Monday, May 18
“Before you know kindness as the deepest thing inside,
you must know sorrow as the other deepest thing.”
Last year in early March, a friend emailed me some lines from Naomi Shihab Nye’s poem “Kindness.” She connects kinship and love with other things that can wear us down. In her poem, meanness and violence become a context for enduring kindness. No wonder my friend thought to send “Kindness” in these times. Best to read the poem out loud, with pauses.
I learned to love this poem long before Covid-19 appeared and began to demand our attention, distracting us from other matters of deep meaning. This Monday morning, what looks like a steady spring rain splashes out of the roof’s rain spouts down onto the courtyard walkway, cleansing and chilly, not great picnic weather, a contemplative morning.
p.s. after today’s post, let me tip my editor hat to the students of Loyola High School. Six boys, dressed formally, carry a coffin as volunteer pallbearers for a nameless, homeless man who passed. It’s not always that homeless people are buried with such reverent grace; perhaps even less often, does a picture of volunteer pall bearers help to give that person a name. Kindness breathes all through today’s post.
Have a blest weekend.
Today’s Post “Kindness”
Before you know what kindness really is
you must lose things,
feel the future dissolve in a moment
like salt in a weakened broth.
What you held in your hand,
what you counted and carefully saved,
all this must go so you know
how desolate the landscape can be
between the regions of kindness.
How you ride and ride
thinking the bus will never stop,
the passengers eating maize and chicken
will stare out the window forever.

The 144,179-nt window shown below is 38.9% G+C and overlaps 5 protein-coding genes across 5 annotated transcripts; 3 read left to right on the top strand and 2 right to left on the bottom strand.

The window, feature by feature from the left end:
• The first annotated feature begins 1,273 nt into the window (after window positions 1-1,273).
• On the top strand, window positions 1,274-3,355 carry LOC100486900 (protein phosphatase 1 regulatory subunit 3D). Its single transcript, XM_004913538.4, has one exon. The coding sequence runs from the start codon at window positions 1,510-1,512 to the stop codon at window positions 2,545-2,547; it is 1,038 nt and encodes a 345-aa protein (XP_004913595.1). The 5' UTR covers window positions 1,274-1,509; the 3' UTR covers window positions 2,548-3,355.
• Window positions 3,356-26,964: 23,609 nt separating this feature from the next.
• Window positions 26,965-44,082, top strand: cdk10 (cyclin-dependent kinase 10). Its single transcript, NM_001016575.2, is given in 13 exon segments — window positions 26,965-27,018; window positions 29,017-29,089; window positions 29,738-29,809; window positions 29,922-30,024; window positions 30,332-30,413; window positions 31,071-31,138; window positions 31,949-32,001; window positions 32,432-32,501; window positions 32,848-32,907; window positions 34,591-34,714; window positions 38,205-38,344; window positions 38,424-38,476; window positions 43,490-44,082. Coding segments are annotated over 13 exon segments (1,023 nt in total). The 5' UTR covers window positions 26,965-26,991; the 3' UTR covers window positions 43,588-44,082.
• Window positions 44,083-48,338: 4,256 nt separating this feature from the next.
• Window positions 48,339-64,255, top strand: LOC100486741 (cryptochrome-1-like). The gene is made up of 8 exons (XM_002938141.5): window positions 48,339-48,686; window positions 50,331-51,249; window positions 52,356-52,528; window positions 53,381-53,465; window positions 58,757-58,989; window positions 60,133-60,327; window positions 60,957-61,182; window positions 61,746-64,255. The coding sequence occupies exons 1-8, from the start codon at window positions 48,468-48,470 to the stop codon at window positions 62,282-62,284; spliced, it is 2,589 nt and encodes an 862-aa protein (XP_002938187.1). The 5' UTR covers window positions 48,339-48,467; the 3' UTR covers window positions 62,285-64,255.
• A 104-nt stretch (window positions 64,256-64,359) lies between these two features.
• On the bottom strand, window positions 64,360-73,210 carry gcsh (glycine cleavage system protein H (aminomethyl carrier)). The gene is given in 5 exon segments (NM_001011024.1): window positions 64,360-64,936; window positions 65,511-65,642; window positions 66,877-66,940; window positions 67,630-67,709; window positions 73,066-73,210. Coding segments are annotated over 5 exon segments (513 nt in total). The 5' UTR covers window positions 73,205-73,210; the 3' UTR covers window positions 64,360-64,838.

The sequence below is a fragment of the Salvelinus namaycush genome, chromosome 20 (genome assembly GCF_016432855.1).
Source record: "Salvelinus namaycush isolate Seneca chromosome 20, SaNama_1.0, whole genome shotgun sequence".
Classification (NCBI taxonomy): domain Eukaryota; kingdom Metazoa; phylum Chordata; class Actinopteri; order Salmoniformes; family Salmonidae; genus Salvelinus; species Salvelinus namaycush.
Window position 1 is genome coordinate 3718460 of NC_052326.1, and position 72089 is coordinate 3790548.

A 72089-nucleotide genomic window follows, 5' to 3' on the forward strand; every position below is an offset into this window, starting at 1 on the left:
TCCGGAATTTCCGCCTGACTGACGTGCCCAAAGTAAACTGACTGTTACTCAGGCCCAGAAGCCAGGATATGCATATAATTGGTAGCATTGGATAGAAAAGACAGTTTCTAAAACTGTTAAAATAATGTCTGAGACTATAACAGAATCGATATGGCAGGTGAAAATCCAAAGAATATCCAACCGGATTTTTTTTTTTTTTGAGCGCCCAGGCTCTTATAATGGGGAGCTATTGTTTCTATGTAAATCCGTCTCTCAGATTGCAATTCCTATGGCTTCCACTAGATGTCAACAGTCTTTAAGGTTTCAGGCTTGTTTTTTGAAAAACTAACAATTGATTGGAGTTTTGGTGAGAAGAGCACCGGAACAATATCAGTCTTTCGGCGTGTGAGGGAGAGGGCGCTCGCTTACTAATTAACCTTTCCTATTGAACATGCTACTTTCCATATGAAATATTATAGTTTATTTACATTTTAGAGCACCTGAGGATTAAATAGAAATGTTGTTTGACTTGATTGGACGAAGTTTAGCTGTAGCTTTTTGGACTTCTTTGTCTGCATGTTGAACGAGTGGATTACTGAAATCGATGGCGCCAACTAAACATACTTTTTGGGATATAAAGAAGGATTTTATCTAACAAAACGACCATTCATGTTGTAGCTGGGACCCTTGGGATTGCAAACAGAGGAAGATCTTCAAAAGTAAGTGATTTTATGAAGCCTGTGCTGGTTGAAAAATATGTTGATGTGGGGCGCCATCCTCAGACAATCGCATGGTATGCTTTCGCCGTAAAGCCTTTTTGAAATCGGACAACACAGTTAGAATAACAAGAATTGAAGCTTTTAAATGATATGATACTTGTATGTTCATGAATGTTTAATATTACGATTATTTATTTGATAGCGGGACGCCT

Before you learn the tender gravity of kindness,
you must travel where the Indian in a white poncho
lies dead by the side of the road.
You must see how this could be you,
how he too was someone
who journeyed through the night with plans
and the simple breath that kept him alive.
Before you know kindness as the deepest thing inside,
you must know sorrow as the other deepest thing.
You must wake up with sorrow.
You must speak to it till your voice
catches the thread of all sorrows
and you see the size of the cloth.
Then it is only kindness that makes sense anymore,
only kindness that ties your shoes
and sends you out into the day to mail letters and purchase bread,
only kindness that raises its head
from the crowd of the world to say
It is I you have been looking for,
and then goes with you everywhere
like a shadow or a friend.
post script: In another sister school Loyola High School on 5 Mile in Detroit, Ann Riley has mentored these boys for many years and sent this picture. (N.b., “Our guys” would be the boys carrying this homeless man to his funeral. Posting the picture on Facebook gave him a name and that re-connected him with his daughter. Her post makes a footnote to Naomi Shihab Nye’s wise poem, “Kindness.”)
Ann Riley explained in her post. “Six of our guys volunteered to be pall bearers for a homeless man that St. Clare of Montefalco held a funeral service for. We posted a picture of our guys on Loyola’s Facebook, and this is one of the responses we got.”
Marlita N. Chapman I am the Daughter of Henry Stanton…. and because of this Picture being posted on Social Media & by Patrick Harbin Jr my family was able to discover the loss of our loved one, who had been missing for quite some time…. on behalf of my brothers, myself and the rest of my family. We would like to say “Thank you” and extend our deepest gratitude to the young men of Loyola High School…who served as pallbearers, to St. Clare of Montefalco Parish and to Verheyden Funeral Home for providing a proper Burial Service. Although we are deeply devastated to discover the loss of our father this way… it gives us a little peace knowing he was laid to rest. Henry Stanton is loved by his family and will be truly, truly missed. Please keep us in your prayers and thank you again to all who participated in his funeral services our hearts ache finding out a day too late. Daddy! Take care of Mom